developments coming

0:18:110:18:14

through in Ashburton

which are better suited to housing.

0:18:140:18:18

We have schemes coming forward

through the local planning reviews

0:18:180:18:21

that look to provide that

for the town.

0:18:210:18:25

Small groups are already

using the space but it's hoped

0:18:250:18:27

the venue will be fully open

with a full programme

0:18:270:18:30

of events from next May.

0:18:300:18:36

Crowds lined the harbour

at Lyme Regis today to watch

0:18:360:18:38

an event which would test the nerves

of even the most

0:18:380:18:41

experienced boat builder.

0:18:410:18:43

For the past 38 weeks,

students with little or no

0:18:430:18:45

previous experience have

built their own boats.

0:18:450:18:48

And today was the day they found out

if their design would float.

0:18:480:18:52

Our Dorset reporter Anna Varle

went along to watch.

0:18:520:18:56

It's all hands on deck.

0:18:590:19:01

The students have just 30 minutes

until their boats enter

0:19:010:19:04

the water for the first time.

0:19:040:19:07

Tensions are high.

0:19:070:19:09

I'm a little bit nervous

because we have made something

0:19:090:19:11

which is very beautiful

but I haven't sailed much before,

0:19:110:19:16

I've done some work on water.

0:19:160:19:18

How are you feeling?

0:19:180:19:25

Pleased, confident,

she looks beautiful.

0:19:250:19:26

I think we've got everything right.

0:19:260:19:28

I'm a little tentative, I might say,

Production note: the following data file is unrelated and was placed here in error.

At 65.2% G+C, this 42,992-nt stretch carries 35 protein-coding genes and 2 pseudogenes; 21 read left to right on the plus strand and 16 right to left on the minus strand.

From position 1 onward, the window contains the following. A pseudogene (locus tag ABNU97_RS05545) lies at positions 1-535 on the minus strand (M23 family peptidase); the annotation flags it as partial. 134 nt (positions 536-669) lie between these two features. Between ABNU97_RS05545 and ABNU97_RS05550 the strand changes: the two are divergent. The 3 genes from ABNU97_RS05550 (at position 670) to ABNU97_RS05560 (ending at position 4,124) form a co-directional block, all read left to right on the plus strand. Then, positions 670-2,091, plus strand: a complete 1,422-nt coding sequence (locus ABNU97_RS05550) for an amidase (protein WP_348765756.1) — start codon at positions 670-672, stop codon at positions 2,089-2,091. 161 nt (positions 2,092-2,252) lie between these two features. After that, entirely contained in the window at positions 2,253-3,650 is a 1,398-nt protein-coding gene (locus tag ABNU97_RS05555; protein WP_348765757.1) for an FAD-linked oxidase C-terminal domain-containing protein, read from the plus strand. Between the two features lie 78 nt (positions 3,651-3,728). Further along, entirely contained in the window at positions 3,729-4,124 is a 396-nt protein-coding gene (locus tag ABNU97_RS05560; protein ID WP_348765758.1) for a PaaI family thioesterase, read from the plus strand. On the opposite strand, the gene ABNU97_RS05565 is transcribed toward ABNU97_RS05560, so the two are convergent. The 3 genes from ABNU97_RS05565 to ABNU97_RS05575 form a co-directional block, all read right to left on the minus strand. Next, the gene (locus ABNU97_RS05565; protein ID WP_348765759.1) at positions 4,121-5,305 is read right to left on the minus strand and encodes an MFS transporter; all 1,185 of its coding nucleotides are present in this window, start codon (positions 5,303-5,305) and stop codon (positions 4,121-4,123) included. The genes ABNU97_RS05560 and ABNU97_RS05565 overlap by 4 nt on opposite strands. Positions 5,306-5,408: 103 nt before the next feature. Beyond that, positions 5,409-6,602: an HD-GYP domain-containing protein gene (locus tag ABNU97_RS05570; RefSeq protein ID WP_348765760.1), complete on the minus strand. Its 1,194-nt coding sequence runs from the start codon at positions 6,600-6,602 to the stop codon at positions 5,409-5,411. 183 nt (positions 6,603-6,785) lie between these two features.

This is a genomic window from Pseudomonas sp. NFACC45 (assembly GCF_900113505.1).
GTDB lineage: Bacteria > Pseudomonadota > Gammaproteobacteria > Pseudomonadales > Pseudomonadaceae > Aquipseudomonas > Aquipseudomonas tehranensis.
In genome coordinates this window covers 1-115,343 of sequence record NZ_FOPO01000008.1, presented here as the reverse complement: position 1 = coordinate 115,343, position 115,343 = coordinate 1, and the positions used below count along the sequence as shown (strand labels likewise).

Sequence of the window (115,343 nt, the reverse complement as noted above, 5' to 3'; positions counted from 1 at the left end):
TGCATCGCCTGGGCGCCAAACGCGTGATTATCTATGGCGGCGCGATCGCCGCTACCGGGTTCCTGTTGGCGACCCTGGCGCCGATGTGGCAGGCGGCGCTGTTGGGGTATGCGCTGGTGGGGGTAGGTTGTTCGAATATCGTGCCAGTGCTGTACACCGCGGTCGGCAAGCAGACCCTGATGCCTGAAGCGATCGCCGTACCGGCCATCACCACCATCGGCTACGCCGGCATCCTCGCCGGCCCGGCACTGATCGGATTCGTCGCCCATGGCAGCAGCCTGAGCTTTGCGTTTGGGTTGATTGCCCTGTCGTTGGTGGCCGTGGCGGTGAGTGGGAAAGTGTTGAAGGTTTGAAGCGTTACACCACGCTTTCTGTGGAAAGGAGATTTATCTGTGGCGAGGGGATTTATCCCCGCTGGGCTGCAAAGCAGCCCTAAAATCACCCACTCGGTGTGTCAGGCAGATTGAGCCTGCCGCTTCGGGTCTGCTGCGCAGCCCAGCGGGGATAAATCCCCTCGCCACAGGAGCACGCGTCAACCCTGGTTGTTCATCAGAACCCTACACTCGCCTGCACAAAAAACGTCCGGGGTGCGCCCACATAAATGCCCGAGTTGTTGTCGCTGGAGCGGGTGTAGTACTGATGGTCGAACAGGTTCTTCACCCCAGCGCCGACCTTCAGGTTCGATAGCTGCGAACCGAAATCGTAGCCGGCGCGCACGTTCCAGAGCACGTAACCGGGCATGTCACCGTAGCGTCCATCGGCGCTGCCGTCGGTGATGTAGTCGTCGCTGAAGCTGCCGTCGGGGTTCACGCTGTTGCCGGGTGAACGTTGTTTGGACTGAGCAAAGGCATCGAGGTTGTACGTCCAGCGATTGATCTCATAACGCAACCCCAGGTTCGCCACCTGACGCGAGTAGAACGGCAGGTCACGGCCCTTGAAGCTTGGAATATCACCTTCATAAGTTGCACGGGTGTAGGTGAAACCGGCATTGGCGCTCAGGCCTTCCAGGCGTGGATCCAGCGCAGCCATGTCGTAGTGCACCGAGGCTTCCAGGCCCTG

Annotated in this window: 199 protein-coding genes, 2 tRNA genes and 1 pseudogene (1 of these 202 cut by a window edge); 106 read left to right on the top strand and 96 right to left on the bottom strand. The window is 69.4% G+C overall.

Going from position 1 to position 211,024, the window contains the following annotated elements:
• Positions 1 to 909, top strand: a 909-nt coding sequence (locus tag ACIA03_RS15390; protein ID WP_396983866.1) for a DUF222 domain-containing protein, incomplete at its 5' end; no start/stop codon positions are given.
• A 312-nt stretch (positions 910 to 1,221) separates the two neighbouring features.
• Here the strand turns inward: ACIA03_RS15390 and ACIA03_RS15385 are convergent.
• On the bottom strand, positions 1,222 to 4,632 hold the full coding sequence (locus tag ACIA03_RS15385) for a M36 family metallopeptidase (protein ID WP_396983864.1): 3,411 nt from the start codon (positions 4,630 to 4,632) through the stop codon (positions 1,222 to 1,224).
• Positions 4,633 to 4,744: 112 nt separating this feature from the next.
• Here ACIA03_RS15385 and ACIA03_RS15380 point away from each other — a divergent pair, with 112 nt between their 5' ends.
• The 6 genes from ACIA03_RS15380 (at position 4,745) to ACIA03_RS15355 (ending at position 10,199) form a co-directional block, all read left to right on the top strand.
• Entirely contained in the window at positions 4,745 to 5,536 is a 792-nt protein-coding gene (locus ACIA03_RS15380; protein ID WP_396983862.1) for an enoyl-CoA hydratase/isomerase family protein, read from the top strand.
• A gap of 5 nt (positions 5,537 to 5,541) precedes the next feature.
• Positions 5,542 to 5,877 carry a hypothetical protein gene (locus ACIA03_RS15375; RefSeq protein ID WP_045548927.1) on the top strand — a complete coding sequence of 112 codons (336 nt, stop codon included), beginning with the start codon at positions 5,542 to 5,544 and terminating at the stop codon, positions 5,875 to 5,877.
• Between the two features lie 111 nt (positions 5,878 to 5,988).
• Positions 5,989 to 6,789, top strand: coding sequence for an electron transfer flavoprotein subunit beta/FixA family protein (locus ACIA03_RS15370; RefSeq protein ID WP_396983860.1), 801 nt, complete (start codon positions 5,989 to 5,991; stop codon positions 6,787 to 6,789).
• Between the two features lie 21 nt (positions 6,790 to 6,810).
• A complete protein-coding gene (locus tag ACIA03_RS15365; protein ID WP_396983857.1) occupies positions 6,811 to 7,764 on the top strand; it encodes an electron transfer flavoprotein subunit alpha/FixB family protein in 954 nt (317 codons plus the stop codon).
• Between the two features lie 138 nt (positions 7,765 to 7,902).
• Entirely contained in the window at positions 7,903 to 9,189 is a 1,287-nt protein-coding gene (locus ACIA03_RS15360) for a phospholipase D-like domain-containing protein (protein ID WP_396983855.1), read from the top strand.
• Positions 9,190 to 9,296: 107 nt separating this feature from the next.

just because I built it and I'm not

0:19:280:19:34

famous for good engineering.

0:19:340:19:38

We're going to take the boats one

by one down to the Cob

0:19:380:19:42

and we will be launching them,

we will not be putting the sails up

0:19:420:19:48

and that's a shame but the wind

is actually pretty strong.

0:19:480:19:52

Finally, the moment of truth.

0:19:520:19:55

CHEERING.

0:19:550:19:59

This is the last boat

going in now and so far so good

0:19:590:20:03

but it is incredibly windy

and the boats are not allowed out

0:20:030:20:07

of the harbour and no sails

are allowed to be put up.

0:20:070:20:11

I've covered something like 20

launches and I think this is one

0:20:110:20:15

of only two where we've not been

able to put the sails up

0:20:150:20:19

and go out of the harbour.

0:20:190:20:21

But the wind didn't stop

the champagne from flowing.

0:20:210:20:25

I think given the conditions

we couldn't have asked for more.

0:20:250:20:30

It's been a fantastic

experience and sitting

0:20:300:20:32

in it for the first time,

I really enjoyed it.

0:20:320:20:35

We've still got dry

feet, so we're happy.

0:20:350:20:39

Many of the students had little

or no experience of boat-building

0:20:390:20:43

before starting this course nine

months ago, and with a skill

0:20:430:20:47

shortage in the trade,

the certainty of a job seems

0:20:470:20:50

a likely reward.

0:20:500:20:57

Congratulations to them all, they

looked like beautiful boats.

0:21:040:21:07

Now to a museum that is something

of a hidden treasure.

0:21:070:21:09

It's the UK's leading moving

image museum and it's

0:21:090:21:11

celebrating its 20th anniversary.

0:21:110:21:16

There's a huge collection of some

80,000 artefacts from the very

0:21:160:21:19

early days of moving images